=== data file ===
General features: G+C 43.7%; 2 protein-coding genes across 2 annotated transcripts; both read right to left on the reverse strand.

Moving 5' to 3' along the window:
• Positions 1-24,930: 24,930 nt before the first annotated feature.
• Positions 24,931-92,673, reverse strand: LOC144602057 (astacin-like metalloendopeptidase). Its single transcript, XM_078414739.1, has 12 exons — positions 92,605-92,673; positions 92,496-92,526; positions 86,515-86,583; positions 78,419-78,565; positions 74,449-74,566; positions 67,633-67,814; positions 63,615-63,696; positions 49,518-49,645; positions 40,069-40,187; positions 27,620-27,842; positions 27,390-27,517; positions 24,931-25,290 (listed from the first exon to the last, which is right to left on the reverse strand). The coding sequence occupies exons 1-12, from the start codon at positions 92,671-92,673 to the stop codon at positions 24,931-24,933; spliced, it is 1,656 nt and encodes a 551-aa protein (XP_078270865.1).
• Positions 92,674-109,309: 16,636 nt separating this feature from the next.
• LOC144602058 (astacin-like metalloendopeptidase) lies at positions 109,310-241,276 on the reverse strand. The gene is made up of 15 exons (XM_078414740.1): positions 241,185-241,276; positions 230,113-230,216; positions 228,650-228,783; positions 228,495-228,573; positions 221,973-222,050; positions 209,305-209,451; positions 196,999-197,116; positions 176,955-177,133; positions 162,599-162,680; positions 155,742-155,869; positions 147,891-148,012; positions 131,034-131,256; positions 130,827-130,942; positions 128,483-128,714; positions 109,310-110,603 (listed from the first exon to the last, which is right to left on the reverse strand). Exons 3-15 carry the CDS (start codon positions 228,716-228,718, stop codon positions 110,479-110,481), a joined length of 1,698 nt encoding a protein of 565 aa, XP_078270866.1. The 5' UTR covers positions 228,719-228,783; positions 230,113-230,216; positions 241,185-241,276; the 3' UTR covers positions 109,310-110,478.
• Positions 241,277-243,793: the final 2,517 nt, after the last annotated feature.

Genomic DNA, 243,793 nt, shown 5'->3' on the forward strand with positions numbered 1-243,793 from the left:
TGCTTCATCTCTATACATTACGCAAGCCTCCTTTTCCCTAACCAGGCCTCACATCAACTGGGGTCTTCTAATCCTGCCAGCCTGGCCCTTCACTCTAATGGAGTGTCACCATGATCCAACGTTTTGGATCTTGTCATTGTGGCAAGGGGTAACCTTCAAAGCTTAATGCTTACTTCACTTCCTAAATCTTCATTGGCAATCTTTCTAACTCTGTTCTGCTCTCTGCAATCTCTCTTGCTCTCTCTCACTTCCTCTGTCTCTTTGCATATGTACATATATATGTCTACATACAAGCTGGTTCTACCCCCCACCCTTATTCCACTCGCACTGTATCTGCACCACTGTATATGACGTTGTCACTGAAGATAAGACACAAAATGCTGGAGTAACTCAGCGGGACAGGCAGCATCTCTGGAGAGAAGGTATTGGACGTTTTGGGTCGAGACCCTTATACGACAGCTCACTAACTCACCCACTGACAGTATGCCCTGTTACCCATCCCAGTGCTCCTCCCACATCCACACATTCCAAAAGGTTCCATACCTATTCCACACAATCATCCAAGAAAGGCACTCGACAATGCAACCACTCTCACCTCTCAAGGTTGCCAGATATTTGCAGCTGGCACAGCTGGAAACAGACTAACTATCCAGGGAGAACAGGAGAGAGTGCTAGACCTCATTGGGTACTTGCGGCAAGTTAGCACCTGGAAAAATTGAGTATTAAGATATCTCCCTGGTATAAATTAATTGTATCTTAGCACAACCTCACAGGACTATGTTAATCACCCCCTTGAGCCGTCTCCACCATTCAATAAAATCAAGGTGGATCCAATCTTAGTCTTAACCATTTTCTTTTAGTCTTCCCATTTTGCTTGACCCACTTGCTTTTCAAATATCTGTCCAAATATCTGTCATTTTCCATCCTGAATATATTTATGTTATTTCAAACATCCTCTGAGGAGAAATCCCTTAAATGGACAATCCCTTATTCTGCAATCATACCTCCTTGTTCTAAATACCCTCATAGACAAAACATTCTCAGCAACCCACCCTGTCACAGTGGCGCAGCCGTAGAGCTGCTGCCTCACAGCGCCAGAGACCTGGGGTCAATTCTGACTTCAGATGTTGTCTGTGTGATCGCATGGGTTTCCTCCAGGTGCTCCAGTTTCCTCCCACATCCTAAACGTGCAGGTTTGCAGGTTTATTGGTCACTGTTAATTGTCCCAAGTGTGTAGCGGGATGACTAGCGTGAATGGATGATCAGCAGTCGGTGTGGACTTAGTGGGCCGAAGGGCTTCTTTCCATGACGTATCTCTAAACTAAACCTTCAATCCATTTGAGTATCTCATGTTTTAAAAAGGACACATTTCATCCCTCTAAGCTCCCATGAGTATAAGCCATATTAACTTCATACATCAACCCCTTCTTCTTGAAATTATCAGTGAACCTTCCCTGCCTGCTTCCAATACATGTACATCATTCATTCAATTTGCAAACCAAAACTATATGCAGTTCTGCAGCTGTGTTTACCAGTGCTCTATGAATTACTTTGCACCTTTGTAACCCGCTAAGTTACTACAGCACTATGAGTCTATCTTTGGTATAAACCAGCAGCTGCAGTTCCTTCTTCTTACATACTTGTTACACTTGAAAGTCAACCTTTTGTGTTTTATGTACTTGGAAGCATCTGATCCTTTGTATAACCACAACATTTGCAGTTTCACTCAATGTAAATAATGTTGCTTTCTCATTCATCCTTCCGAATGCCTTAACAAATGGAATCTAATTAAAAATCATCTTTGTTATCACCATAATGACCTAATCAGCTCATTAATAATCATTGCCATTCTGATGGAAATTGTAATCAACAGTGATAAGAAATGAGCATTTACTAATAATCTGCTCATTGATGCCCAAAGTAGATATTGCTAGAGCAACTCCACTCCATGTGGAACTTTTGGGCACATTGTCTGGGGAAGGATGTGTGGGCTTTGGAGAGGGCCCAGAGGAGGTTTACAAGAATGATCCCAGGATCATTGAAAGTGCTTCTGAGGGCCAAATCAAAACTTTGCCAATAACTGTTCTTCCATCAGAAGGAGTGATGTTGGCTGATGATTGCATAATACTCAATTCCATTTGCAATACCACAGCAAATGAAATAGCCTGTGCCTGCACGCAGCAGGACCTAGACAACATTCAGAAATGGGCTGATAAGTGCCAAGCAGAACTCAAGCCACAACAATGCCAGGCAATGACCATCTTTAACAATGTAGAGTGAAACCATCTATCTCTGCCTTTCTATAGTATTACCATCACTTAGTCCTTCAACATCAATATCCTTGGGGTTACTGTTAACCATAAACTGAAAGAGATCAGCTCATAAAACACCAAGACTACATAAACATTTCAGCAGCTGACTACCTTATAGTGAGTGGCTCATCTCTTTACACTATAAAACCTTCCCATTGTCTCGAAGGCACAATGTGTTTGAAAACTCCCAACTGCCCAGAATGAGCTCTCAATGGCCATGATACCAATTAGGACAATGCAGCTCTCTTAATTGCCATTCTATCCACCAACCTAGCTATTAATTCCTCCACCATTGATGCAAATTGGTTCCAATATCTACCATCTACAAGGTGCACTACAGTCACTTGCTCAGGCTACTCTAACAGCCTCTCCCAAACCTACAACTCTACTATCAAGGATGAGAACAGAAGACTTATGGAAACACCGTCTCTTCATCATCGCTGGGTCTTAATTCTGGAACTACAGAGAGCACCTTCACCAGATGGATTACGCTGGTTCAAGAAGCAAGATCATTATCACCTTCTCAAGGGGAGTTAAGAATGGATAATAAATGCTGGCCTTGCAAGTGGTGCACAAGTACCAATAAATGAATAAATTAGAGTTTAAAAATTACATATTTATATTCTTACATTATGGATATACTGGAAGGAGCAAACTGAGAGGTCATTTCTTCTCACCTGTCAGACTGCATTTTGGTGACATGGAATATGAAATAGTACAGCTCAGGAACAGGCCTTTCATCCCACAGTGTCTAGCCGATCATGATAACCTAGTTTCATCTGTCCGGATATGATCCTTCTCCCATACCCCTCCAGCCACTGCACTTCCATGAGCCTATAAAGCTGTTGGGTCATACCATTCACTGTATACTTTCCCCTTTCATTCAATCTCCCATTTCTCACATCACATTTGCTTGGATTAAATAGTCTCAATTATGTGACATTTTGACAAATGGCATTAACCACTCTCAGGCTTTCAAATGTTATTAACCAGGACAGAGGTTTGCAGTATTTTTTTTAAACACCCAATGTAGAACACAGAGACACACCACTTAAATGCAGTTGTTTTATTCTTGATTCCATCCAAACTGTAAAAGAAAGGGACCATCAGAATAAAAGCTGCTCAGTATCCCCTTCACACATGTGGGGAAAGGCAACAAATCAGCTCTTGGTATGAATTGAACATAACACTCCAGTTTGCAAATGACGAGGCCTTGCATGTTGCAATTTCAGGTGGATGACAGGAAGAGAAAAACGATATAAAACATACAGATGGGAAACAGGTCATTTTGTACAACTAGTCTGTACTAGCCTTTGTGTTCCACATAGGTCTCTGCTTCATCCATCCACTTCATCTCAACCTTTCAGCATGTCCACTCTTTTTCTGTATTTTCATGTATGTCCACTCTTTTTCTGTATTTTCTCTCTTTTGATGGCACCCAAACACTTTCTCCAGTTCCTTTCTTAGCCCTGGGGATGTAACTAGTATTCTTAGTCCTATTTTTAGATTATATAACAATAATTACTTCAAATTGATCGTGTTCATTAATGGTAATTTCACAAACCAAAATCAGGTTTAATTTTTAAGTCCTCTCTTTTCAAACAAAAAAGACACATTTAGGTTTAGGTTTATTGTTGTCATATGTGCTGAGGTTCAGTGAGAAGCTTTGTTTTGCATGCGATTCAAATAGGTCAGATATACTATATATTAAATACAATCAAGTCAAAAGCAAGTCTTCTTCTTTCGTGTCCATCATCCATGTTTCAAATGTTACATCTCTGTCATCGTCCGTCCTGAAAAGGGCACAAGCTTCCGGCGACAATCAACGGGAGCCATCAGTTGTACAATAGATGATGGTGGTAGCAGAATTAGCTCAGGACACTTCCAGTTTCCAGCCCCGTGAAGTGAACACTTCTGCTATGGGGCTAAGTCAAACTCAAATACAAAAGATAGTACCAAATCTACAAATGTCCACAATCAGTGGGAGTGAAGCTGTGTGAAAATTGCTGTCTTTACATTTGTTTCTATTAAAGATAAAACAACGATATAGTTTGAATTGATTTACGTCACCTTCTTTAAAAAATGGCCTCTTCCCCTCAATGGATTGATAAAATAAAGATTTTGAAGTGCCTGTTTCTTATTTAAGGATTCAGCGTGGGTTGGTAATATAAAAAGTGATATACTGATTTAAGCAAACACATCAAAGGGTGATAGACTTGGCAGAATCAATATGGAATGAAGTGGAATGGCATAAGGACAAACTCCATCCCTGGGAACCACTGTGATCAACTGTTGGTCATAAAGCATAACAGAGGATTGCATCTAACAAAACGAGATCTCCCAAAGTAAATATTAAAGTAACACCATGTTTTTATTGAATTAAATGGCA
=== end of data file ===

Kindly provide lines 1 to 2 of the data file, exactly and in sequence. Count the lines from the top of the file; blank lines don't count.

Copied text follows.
General features: G+C 43.7%; 2 protein-coding genes across 2 annotated transcripts; both read right to left on the reverse strand.

Moving 5' to 3' along the window: